Search the internet and you’ll find hundreds of articles on the top ten or 20 low-maintenance dog breeds, but everyone has a different definition of what they mean by “maintenance.” If you live an athletic lifestyle, giving your dog enough exercise wouldn’t be an issue. If you have guests over all the time, then a dog that is suspicious of strangers and noise might require more training.
So, just like cat lovers finding the right cat to fit their life, here are some low maintenance dog breeds for five different types of people and lifestyles.
IMPORTANT NOTE: Buying a certain breed of dog won’t guarantee a certain type of temperament. It is important that you interact with the dog or puppy you want to adopt and evaluate its energy level and personality. For example, regardless of breed, a nervous dog will require more patience and socialization than one that’s naturally happy-go-lucky.
For Snugglers and Couch Potatoes
Snugglers and couch potato dogs are usually born with lower energy or they tire faster. So if you’re looking for a pet to watch hours of Netflix with you, then stay away from hounds or working dogs such as Weimaraners, Pointers, Rottweilers, and German Shepherds.
Instead, look for non-sporting dogs and toy breeds that have been bred to sit on people’s laps or lounge in bed all day. The Bichon Frise, Bulldog, French Bulldog, and Keeshond are all breeds that do well with a walk around the block followed by lots of couch time.
Hypoallergenic or Non-Shedding
Do you hate vacuuming? Are you a stickler about lint and hair on your clothes and furniture? Or maybe you have allergies and can’t be around most furry things without sneezing?
If these things are important to you, you’ll want to look to adopt hypoallergenic, non-shedding dogs. Poodles, poodle-mixes, Lhasa Apsos, Shih-Tzus, and Schnauzers are all good options. Plus, these dogs come in a variety of sizes and energy levels. So you’ll be able to find one that’s a good fit for your lifestyle.
One thing to note is that certain dogs in this category need regular grooming. This can mean daily brushing or monthly grooming appointments. You should weigh this responsibility and cost with the benefit of having a dog that doesn’t shed.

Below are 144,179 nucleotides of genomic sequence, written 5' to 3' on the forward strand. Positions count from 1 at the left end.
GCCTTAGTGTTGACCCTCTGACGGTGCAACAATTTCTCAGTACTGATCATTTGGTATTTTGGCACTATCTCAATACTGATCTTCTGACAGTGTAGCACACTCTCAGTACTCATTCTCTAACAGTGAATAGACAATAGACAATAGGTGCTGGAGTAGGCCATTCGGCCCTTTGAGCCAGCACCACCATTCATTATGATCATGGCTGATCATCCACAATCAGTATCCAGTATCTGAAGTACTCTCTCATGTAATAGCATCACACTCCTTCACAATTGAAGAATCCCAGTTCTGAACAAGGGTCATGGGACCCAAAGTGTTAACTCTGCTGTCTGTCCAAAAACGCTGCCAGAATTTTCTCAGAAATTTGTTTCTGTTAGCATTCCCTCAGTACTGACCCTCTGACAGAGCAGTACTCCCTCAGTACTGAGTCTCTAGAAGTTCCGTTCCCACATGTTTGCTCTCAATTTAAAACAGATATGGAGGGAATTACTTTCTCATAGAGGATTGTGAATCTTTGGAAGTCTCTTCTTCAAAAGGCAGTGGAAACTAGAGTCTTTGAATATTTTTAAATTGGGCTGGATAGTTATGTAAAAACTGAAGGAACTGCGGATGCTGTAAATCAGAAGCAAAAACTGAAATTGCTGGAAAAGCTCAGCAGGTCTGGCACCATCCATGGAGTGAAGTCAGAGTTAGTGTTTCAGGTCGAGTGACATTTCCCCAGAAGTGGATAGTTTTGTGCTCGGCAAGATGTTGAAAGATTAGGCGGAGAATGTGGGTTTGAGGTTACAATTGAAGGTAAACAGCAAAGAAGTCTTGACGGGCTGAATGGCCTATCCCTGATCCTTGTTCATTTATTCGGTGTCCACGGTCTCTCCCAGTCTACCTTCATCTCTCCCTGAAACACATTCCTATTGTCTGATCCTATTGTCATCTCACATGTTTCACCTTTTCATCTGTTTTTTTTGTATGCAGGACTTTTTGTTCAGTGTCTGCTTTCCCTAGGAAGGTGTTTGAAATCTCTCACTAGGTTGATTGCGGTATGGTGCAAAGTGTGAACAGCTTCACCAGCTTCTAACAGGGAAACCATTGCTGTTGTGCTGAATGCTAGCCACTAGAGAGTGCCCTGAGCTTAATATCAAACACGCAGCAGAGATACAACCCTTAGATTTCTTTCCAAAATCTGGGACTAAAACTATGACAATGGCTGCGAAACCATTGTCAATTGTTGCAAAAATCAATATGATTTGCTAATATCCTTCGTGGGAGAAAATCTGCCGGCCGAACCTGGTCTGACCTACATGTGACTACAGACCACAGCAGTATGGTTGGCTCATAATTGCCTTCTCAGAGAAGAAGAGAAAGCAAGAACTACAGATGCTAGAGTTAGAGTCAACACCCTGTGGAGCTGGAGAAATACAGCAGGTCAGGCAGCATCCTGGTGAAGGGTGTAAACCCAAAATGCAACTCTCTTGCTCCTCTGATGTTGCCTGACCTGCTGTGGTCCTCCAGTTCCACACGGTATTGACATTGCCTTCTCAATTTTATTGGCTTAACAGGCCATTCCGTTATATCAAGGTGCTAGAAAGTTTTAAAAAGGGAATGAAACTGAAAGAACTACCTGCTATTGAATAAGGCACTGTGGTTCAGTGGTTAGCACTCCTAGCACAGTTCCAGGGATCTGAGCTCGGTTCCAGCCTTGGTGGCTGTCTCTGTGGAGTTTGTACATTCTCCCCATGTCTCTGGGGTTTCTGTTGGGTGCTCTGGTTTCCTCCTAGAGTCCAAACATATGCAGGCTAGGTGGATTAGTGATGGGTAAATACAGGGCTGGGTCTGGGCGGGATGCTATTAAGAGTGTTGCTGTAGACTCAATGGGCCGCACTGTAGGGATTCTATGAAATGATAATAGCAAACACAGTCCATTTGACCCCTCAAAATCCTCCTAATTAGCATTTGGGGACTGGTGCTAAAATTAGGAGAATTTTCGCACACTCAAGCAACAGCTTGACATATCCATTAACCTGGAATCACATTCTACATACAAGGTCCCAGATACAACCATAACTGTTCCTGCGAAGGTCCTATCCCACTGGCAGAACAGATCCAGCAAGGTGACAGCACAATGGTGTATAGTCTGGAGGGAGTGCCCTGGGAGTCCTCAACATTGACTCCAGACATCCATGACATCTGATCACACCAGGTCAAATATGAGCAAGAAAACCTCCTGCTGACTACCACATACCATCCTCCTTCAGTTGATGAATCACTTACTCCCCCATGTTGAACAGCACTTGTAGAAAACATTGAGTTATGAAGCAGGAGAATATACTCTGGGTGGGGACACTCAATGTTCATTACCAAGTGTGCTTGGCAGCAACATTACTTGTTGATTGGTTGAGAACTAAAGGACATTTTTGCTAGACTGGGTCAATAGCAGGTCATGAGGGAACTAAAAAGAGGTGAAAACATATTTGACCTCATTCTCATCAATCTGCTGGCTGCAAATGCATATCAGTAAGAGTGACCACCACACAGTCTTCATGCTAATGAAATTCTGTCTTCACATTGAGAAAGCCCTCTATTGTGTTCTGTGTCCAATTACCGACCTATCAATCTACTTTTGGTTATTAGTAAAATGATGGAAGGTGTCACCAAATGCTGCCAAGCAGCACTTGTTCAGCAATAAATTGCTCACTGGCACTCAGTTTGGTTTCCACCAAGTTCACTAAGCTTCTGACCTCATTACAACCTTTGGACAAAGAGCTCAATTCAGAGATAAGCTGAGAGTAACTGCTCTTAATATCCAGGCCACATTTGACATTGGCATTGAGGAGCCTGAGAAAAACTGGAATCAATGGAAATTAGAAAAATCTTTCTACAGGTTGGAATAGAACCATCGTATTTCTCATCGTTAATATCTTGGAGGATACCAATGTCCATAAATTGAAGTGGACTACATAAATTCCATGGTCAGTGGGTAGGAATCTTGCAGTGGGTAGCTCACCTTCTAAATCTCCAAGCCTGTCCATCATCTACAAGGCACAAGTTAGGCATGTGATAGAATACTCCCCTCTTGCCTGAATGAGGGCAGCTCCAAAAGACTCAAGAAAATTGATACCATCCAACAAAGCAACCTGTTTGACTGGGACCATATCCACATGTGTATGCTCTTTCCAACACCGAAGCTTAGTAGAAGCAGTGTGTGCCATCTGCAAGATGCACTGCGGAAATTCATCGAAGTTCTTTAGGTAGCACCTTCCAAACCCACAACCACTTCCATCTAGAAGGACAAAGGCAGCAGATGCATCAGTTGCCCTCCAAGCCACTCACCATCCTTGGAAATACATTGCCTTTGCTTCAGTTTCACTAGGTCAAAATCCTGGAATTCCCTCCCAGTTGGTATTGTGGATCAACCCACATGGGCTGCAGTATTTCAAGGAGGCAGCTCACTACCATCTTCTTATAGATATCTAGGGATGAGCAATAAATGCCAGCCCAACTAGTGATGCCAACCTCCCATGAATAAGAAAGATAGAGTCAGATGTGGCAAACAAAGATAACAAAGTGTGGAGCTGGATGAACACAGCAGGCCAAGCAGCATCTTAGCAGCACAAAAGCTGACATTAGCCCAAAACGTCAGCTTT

Some dog breeds have more health issues than others. This is usually due to poor breeding or decades of inbreeding. A good example is the English Bulldog. While it’s generally considered low maintenance because of its low energy, it’s prone to health problems. Not to mention, owners of bulldogs need to wipe and clean their skin folds, anus, and ears on a daily basis. And forget about spending all day out in the sun — bulldogs tend to overheat very easily because of their short nose.
If expensive trips to the vet are something you’re trying to avoid, your best bet is to adopt a mutt. However, if you want a purebred, then look into the Bichon Frise, Havanese, Siberian Husky, Border Collie, and Australian Cattle Dog.
Keep in mind that some of the dogs on this list are herding and working dogs. That means they’re full of energy and love to run a lot — no matter the weather. If you don’t have the time to devote to keeping a Border Collie entertained all day, go for the Bichon Frise or Havanese.
Good Travel Buddy
If you want to travel with your pooch, then size matters. Any dog over 20 pounds can’t sit in the cabin of an airplane. So, the bigger the dog, the more it costs to board it. Getting a pet sitter can be expensive and your dog will need to be both human and dog-friendly if you leave it with a sitter.
If you plan on bringing your dog with you on all your adventures, try looking at terriers and toy dogs, such as the Cairn Terrier, West Highland Terrier, Chihuahua, Lhasa Apso, and Yorkshire Terrier. They all make excellent companions for the road and easily fit into a bag. It’s a good idea to start flying and traveling with your dog as early as possible so the hecticness of airports and hotel lobbies isn’t stressful to them (and you).
Even if you must leave your pup at home, a small dog costs less to board than a big dog. For sociable large pups that easily adjust to strange dogs coming and going in a kennel, look for hounds, spaniels, and hunting dogs. These include the Labrador Retriever, Golden Retriever, Brittany Spaniel, English Setter, and Pointer. Make sure that the kennel provides lots of walks and activities since these dogs love to run and retrieve.
Some dogs are eager to learn and are easy to train. Others may require specialized training to focus their breed-related drives. And then there are those dogs that just like to do things their way and need a bit of convincing from their human handlers.
Working breeds such as the Border Collie, German Shepherd, Poodle, Golden Retriever, and Labrador Retriever are all high energy, willing to work, and eager to take commands. Their pint-sized counterparts include the Chihuahua, Maltese, Bichon Frise, and Yorkshire Terrier. Akitas, Shiba Inus, Lhasa Apsos, and Chow Chows are intelligent, but stubborn breeds, requiring firm and consistent training.
If you’re looking to do minimal training, pick an easy to train dog that is also low or medium energy, like one of the smaller sized ones. You can easily meet the exercise requirements of a Yorkshire Terrier, but will need to put in some miles with a German Shepherd or a Border Collie. Once your dog is no longer excited and distracted, training becomes a piece of cake.